Hyderabad has always been irrevocably entwined with its food. In Charmaine O’Brien’s Penguin Food Guide to India, I read that Hyderabad state’s official flag had a symbolic representation of a kulcha. “It was there because, legend has it, the first Nizam consumed seven kulchas in the presence of a Muslim holy man who then prophesied that the Asaf Jahi dynasty would last for seven generations. It is fitting that the flag has bread on it – the Nizams certainly made Hyderabad famous for its food.”
Nizami courtly food was renowned for its ostentatiousness, “crushing pearls into dishes; distilling quail and venison into alcohol; and serving hundreds of dishes at banquets,” writes O’Brien. It was a meat-heavy cuisine, something that has passed down through the centuries (although thankfully the extravagance has been curtailed) and is manifested in the many non-vegetarian dishes that Hyderabad is today known for.
I fell into my love for Hyderabadi food much like everybody else – through the charms of its delectable kacche gosht ki biryani, an undeniably courtly dish that many believe has its origins in Mughal kitchens (although Pratibha Karan’s Biryani throws this belief into some disorder). Some people consider it to be India’s only proper biryani since it is made from raw meat and rice that are cooked together rather than the pakki biryanis that are made by layering separately cooked meat and rice together. The jury is still out on that one. Although kacche gosht ki biryani is the state’s most well-known biryani,Hyderabad (and Telangana) also have others: the celebratory Kabuli biryani that is pure vegetarian, the kairi ki biryani, the tart karonde ki biryani and the gentle-tasting doodh ki biryani.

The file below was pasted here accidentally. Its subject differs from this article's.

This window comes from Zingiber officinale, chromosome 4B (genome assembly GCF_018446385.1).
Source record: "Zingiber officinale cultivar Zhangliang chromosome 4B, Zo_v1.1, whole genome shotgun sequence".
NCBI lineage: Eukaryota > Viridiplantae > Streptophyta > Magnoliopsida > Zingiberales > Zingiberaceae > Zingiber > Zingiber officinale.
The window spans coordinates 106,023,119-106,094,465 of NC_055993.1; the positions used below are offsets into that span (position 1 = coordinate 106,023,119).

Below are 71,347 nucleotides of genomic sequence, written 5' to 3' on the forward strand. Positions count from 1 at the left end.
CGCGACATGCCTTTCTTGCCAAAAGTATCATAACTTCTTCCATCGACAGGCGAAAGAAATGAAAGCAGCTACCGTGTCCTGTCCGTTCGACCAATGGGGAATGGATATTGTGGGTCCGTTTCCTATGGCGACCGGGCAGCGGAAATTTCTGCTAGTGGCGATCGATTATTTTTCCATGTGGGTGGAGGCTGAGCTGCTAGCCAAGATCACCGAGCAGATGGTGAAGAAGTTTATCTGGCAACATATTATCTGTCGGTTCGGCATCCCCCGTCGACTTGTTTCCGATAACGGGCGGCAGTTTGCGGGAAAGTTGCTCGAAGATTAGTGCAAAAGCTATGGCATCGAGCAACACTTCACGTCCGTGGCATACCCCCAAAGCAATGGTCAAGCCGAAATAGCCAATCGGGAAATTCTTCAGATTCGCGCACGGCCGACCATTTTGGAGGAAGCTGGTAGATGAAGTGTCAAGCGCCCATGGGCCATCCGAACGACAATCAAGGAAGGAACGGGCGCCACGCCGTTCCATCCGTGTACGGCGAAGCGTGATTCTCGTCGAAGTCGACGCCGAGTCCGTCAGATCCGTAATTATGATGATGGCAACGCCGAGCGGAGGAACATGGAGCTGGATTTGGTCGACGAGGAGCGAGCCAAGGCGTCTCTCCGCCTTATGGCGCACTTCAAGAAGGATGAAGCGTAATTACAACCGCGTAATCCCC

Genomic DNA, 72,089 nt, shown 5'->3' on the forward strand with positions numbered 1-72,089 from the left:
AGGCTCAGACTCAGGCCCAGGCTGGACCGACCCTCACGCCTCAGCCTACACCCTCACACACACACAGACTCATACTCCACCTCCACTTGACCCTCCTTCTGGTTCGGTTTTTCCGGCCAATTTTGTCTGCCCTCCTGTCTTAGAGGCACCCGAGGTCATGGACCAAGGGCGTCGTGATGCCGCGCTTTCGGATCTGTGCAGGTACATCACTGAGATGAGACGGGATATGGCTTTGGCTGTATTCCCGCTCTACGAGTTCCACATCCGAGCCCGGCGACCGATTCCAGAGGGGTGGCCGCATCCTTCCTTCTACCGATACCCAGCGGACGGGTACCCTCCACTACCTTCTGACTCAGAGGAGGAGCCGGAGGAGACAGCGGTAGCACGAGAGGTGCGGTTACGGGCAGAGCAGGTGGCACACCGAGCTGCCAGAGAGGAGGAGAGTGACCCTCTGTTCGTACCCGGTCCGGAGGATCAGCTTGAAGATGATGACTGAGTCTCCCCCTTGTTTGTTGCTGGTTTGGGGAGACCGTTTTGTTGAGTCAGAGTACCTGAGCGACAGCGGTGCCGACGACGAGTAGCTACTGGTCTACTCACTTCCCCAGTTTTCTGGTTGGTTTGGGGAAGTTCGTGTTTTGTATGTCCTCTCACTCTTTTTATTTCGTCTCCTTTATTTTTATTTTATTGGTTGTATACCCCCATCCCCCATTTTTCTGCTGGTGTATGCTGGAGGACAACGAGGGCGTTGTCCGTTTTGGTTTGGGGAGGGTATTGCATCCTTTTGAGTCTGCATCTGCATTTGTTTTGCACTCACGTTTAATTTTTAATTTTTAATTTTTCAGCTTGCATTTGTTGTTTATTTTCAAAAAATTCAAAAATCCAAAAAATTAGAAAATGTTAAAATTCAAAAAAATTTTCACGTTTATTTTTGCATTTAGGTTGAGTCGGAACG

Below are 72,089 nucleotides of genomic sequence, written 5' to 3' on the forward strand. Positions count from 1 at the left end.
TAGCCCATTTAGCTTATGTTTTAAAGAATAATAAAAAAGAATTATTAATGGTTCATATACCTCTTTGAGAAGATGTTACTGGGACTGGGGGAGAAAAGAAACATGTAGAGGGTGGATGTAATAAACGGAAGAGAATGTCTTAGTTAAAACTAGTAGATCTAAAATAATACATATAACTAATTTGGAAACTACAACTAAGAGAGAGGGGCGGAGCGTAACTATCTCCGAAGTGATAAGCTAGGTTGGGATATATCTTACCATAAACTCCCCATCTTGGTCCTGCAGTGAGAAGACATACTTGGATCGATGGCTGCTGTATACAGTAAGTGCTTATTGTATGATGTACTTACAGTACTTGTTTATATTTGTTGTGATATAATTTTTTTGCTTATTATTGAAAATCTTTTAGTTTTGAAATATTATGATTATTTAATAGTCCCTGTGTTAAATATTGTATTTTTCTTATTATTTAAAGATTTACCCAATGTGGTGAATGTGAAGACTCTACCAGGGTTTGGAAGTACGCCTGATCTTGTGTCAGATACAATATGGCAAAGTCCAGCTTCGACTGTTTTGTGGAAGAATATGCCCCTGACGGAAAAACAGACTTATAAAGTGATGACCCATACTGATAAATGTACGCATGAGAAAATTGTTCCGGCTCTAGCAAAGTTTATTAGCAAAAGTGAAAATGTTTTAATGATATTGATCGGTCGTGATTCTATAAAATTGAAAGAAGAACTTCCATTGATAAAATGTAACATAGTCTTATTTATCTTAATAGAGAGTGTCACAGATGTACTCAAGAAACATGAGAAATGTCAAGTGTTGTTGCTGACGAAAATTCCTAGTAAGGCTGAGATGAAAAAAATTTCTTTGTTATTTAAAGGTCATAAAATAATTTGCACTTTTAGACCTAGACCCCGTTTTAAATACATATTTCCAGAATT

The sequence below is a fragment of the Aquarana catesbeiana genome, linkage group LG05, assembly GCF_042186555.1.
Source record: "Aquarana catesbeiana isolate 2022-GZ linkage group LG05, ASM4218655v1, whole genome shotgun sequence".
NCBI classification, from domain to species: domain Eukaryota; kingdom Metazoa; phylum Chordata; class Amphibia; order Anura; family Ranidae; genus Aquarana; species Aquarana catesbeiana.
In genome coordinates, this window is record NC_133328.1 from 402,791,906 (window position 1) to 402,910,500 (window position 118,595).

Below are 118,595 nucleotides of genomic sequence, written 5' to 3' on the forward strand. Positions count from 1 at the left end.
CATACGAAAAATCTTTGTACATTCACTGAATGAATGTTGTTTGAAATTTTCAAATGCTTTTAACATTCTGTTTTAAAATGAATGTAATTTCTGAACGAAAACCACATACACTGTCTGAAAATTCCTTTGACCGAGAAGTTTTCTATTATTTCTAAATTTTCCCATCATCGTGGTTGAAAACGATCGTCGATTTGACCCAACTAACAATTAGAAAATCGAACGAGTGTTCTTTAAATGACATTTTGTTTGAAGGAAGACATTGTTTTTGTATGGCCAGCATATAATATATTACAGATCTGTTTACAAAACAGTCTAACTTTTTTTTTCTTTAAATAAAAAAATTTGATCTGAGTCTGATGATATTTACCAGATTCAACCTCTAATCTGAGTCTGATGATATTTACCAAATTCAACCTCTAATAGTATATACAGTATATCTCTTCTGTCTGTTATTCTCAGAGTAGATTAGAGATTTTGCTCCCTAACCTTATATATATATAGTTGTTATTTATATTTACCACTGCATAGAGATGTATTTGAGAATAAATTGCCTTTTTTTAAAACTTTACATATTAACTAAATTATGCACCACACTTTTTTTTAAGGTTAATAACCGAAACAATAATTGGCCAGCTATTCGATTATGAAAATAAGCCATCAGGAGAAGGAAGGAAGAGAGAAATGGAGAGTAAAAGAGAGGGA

It was in Nizami courts that Afghan, Persian and Turkish aristocrats came, bearing a wide variety of culinary influences. Naturally, Nizami food is where cultures met: the cuisine as it has come down to us, is a blend of Persian, Arabic, Mughlai and Turkish with traditional South Indian influences (Safedmirchi ka salan, for instance, is prepared using dry coconut and is the Hyderabadi biryani’s loyal sidekick). Intrigued by the various, seemingly disparate strands sewn together, I turned to The Jewels of Nizam: Recipes from the khansamas of Hyderabad, a book on rich, courtly Nizami food by Geeta Devi. Geeta Devi is a food consultant, instrumental in relaunching the Hyderabadi speciality restaurant named Jewel of Nizam and “hails from the Malwala family of the late Raja Dharam Karan of Hyderabad, who came to the city with Nizam ul Mulk, the founder of the state.”
About the author: Meher Mirza is an independent writer and editor, with a focus on food and travel. Formerly with BBC Good Food India, she loves anime, animals and artsy things but also comics, technology and death metal.